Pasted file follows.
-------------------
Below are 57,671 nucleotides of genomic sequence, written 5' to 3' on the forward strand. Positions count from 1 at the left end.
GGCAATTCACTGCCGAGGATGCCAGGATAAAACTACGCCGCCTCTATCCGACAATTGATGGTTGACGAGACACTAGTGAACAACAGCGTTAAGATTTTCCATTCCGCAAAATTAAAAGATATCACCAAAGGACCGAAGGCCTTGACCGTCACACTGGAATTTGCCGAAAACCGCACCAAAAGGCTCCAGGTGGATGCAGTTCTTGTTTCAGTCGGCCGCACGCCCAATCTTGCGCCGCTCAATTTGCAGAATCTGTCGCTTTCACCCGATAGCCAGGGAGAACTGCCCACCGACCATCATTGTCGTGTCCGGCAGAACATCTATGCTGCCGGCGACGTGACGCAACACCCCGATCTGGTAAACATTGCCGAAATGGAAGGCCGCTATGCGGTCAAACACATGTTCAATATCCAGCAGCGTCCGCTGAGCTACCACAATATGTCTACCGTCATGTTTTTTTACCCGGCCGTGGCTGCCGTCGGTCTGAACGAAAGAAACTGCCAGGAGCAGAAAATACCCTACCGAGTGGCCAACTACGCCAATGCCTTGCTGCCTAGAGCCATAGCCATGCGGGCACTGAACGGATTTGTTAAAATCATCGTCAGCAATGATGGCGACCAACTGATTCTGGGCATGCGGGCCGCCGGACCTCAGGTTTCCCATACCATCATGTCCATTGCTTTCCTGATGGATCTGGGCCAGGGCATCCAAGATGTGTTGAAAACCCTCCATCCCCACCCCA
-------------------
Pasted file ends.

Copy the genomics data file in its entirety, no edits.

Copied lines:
Below are 57,671 nucleotides of genomic sequence, written 5' to 3' on the forward strand. Positions count from 1 at the left end.
GGCAATTCACTGCCGAGGATGCCAGGATAAAACTACGCCGCCTCTATCCGACAATTGATGGTTGACGAGACACTAGTGAACAACAGCGTTAAGATTTTCCATTCCGCAAAATTAAAAGATATCACCAAAGGACCGAAGGCCTTGACCGTCACACTGGAATTTGCCGAAAACCGCACCAAAAGGCTCCAGGTGGATGCAGTTCTTGTTTCAGTCGGCCGCACGCCCAATCTTGCGCCGCTCAATTTGCAGAATCTGTCGCTTTCACCCGATAGCCAGGGAGAACTGCCCACCGACCATCATTGTCGTGTCCGGCAGAACATCTATGCTGCCGGCGACGTGACGCAACACCCCGATCTGGTAAACATTGCCGAAATGGAAGGCCGCTATGCGGTCAAACACATGTTCAATATCCAGCAGCGTCCGCTGAGCTACCACAATATGTCTACCGTCATGTTTTTTTACCCGGCCGTGGCTGCCGTCGGTCTGAACGAAAGAAACTGCCAGGAGCAGAAAATACCCTACCGAGTGGCCAACTACGCCAATGCCTTGCTGCCTAGAGCCATAGCCATGCGGGCACTGAACGGATTTGTTAAAATCATCGTCAGCAATGATGGCGACCAACTGATTCTGGGCATGCGGGCCGCCGGACCTCAGGTTTCCCATACCATCATGTCCATTGCTTTCCTGATGGATCTGGGCCAGGGCATCCAAGATGTGTTGAAAACCCTCCATCCCCACCCCA